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An economic avant-garde - Right across the north of Europe, there stretches an alliance of common interests. At a time when much of Europe is in desperate need of fundamental economic reform, it makes sense for us to come together and form an avant-garde delivering jobs and growth, and lead Europe back to prosperity, said UK's Prime Minister David Cameron as he welcomed his Nordic and Baltic colleagues to a summit in London.

The end-of-January UK Nordic Baltic Summit focused on trade, innovation and quality of life, and observers noted that no EU officials were invited.

- This event is also about a new way of working, said David Cameron. We would all benefit from a new kind of summit - less formal, less about ticking the boxes of international diplomacy and more about the free exchange of ideas.

Sweden's PM Fredrik Reinfeldt noted that debate among northern countries "differs a little sometimes from discussions in central and southern Europe."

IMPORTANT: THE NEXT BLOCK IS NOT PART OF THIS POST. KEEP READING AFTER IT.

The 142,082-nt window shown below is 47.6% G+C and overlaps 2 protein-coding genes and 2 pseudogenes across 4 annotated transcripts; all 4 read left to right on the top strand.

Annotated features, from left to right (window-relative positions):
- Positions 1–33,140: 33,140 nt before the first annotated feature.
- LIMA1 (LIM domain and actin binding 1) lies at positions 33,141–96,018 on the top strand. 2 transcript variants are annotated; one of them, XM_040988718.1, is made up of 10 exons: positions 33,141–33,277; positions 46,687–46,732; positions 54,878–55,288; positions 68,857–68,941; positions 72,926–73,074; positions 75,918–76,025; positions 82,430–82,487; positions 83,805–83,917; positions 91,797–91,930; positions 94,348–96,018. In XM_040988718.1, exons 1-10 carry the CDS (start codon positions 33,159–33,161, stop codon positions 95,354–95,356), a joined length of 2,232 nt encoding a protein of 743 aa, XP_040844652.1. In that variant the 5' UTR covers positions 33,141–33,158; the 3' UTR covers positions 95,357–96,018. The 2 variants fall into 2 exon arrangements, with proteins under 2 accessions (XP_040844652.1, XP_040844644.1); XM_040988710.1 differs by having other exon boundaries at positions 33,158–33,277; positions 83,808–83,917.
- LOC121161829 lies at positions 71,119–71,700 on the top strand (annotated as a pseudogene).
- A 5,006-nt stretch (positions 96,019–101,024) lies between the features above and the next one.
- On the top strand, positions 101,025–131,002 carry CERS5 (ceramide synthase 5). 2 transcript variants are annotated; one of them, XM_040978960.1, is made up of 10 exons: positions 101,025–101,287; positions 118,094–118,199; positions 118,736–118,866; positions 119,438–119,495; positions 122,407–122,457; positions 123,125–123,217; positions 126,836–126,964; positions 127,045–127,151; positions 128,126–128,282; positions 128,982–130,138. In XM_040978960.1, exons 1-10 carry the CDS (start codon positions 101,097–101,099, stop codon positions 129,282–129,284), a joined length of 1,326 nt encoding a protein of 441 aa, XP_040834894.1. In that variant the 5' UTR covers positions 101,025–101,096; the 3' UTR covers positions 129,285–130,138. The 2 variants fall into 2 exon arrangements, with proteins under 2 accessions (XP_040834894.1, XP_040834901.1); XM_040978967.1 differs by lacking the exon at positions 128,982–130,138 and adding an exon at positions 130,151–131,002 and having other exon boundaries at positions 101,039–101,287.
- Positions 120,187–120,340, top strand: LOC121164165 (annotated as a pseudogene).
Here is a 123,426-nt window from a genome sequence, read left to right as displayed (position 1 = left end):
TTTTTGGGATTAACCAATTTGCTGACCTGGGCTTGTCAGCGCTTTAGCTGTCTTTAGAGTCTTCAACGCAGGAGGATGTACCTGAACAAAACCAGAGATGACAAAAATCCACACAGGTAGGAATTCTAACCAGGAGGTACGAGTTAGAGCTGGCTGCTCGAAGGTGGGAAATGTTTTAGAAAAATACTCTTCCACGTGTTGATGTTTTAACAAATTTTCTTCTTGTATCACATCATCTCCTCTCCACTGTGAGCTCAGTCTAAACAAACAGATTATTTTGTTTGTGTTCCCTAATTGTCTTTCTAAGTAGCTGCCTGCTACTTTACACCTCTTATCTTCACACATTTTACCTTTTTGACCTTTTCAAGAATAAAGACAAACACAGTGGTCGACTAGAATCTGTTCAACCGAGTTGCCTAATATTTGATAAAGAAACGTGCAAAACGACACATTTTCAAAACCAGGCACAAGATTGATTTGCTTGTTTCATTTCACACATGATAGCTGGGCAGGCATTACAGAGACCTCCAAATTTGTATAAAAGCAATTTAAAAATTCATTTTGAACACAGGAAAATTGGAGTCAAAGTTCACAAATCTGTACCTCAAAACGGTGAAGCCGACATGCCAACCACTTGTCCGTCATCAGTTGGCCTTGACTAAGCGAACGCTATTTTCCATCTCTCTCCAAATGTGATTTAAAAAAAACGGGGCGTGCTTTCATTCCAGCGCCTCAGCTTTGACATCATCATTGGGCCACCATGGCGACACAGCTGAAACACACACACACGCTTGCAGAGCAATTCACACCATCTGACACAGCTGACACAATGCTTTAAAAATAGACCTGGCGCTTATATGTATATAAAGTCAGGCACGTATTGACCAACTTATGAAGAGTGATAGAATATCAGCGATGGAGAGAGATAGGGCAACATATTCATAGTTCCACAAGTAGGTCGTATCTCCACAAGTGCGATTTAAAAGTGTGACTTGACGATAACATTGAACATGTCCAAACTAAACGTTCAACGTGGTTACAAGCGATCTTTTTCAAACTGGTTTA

The fact that no EU officials were invited caused a Downing Street spokesman to make a media statement; "This summit was not about euroscepticism. It wasn't an ideological event. It wasn't anti-European or pro a northern alliance. It was about practical exchanges on policy, coming up with new ideas ... This summit wasn't about the European Union at all."

Downing Street also described the summit as a British determination to work more closely with the Nordic and Baltic countries, and major trade deals were concluded with the Swedish companies Vattenfall Energy, Arla Foods, InfoMentor (education development), and the Danish wind power company Vestas.

Plans call for the UK Nordic Baltic Summit to be an annual event with Sweden hosting the summit in 2012.